Support Provisions: Support payments required to be made from one spouse to another upon divorce or separation are deductible by the payor and taxable to the recipient if they qualify under the tax rules for "alimony." There are several factors that are used to determine if support payments qualify as alimony.

Support payments for children ("child support") aren't deductible by the paying spouse (or taxable to the recipient). These include payments specifically designated as child support as well as payments which otherwise might look like alimony but are linked to an event or date related to a child.

Tax planning for support payments generally seeks to make them deductible if the paying spouse is in a higher tax bracket than the recipient, as is often the case. The tax savings for the paying spouse can be shared with the recipient through higher payment amounts or other benefit provisions.

Dependency exemptions: To some extent, the parties can determine who's entitled to claim the dependency exemption for their dependent children. The exemption for the child goes to the spouse who has legal custody of the child. However, that spouse can waive his or her right to the exemption, thus allowing the noncustodial spouse to claim it.

The dependency exemption entitles the spouse who claims it to more than just the exemption. For example, the child tax and the higher education credits are only available to the spouse who claims the child as a dependent.

Property settlements: When property is split up in connection with a divorce, there are usually no immediate tax consequences. Thus, property transferred between the spouses won't result in taxable gain or loss to the transferring spouse. Instead, the receiving spouse takes the same basis (cost) in the property that the transferring spouse had. (The receiving spouse may have to pay tax later, however, when the recipient spouse sells the property).

Personal residence: In general, if a married couple sells their home in connection with divorce or legal separation they should be able to avoid tax on up to $500,000 of gain (as long as they owned and used the residence as their principal residence for two of the previous five years). If one spouse continues to live in the home and the other moves out (but they remain owners of the home), they may still be able to avoid gain on the future sale of the home (up to $250,000 each), but special language may have to be included in the divorce decree or separation agreement to protect the exclusion for the spouse who moves out.

Pension benefits: A spouse's pension benefits are often part of a property settlement. When this is the case, the commonly preferred method to handle the benefits is to get a "qualified domestic relations order (QDRO)." A QDRO gives one spouse the right to share in the pension benefits of the other and taxes the spouse who receives the benefits. Without a QDRO the spouse who earned the benefits will still be taxed on them even though they are paid out to the other spouse.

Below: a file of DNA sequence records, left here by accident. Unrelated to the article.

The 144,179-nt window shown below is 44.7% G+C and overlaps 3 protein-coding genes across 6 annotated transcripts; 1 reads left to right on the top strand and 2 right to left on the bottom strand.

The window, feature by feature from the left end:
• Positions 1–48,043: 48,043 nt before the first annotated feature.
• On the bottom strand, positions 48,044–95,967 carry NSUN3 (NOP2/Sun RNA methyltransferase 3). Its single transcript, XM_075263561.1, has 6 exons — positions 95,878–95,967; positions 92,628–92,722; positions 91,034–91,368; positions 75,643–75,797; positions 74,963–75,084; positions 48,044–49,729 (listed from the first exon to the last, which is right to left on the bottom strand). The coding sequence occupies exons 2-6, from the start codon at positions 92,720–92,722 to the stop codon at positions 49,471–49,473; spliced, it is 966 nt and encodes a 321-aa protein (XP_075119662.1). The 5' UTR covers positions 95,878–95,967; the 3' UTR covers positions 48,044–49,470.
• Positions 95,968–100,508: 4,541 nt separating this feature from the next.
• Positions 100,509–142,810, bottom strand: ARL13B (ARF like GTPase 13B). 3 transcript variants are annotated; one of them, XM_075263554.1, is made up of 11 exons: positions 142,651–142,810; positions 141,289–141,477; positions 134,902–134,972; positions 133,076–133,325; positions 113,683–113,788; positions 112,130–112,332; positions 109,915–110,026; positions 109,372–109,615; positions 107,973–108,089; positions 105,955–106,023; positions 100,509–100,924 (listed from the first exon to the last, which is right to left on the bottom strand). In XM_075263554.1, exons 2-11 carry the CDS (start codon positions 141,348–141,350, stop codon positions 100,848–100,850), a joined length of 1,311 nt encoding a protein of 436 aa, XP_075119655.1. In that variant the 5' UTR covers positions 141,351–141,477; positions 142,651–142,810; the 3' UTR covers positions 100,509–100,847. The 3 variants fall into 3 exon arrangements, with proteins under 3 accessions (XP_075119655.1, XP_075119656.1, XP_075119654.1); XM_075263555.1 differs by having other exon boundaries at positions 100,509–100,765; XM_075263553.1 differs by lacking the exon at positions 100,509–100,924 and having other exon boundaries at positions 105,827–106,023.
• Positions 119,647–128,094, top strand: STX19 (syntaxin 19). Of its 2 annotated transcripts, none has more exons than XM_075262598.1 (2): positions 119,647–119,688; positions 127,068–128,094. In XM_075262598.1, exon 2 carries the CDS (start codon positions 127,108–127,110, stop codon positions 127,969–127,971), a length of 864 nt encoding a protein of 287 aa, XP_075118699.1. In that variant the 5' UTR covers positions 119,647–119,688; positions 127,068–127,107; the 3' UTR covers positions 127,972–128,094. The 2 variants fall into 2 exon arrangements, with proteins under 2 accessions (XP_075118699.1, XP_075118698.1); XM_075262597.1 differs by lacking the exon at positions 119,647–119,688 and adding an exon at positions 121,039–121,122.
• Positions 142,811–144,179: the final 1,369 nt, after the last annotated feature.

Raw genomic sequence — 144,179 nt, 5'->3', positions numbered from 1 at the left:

A QDRO isn't needed to split up an IRA, but special care must be taken to avoid unfavorable tax consequences. If a specific IRS-approved method for transferring the IRA from one spouse to the other is not used, the transaction could be treated as a taxable distribution (possibly also triggering penalties).

Business interests: When certain types of business interests are transferred in connection with divorce or separation, care must be taken to make sure "tax attributes" aren't forfeited. In particular, interests in S corporations may result in "suspended" losses; where these interests change hands in connection with a divorce, the suspended losses may be forfeited. If a partnership interest is transferred a variety of complex issues may arise involving partners' shares of partnership debt, capital accounts, built-in gains on contributed property, and other complex issues. The parties involved should be aware of the tax consequences that their transfer may generate.

Estate planning considerations: The upheaval a divorce causes in family relations and property holdings makes it imperative for the parties to reassess their wills and estate plans in connection with the divorce. First, the typical will in which all property is left to a surviving spouse is no longer likely to reflect the testator's wishes. Second, the property to be left by the spouses may have changed hands via a property settlement. Finally, guardianship and trustee issues for surviving minor children must be addressed. That is, who will manage the assets of, and serve as guardian for, minor children in the event of the death of the parents.

Tax records: Make sure you get copies of, or access to, any records or documents that can have an impact on your tax situation. You need copies of joint returns filed with your spouse along with supporting documentation. Also, records relating to the cost of jointly owned property or property transferred to you in connection with the divorce are essential. You'll need to establish cost when these assets are eventually sold.

Filing status: If a "final" decree or divorce or, in the case of separation, decree of separate maintenance, is issued by the end of the year, then you can't file your tax return for the year as a married person. Your filing status will be "single." However, if you cover more than half the costs of a household in which a child of yours lives, you may qualify for more favorable "head of household" rates.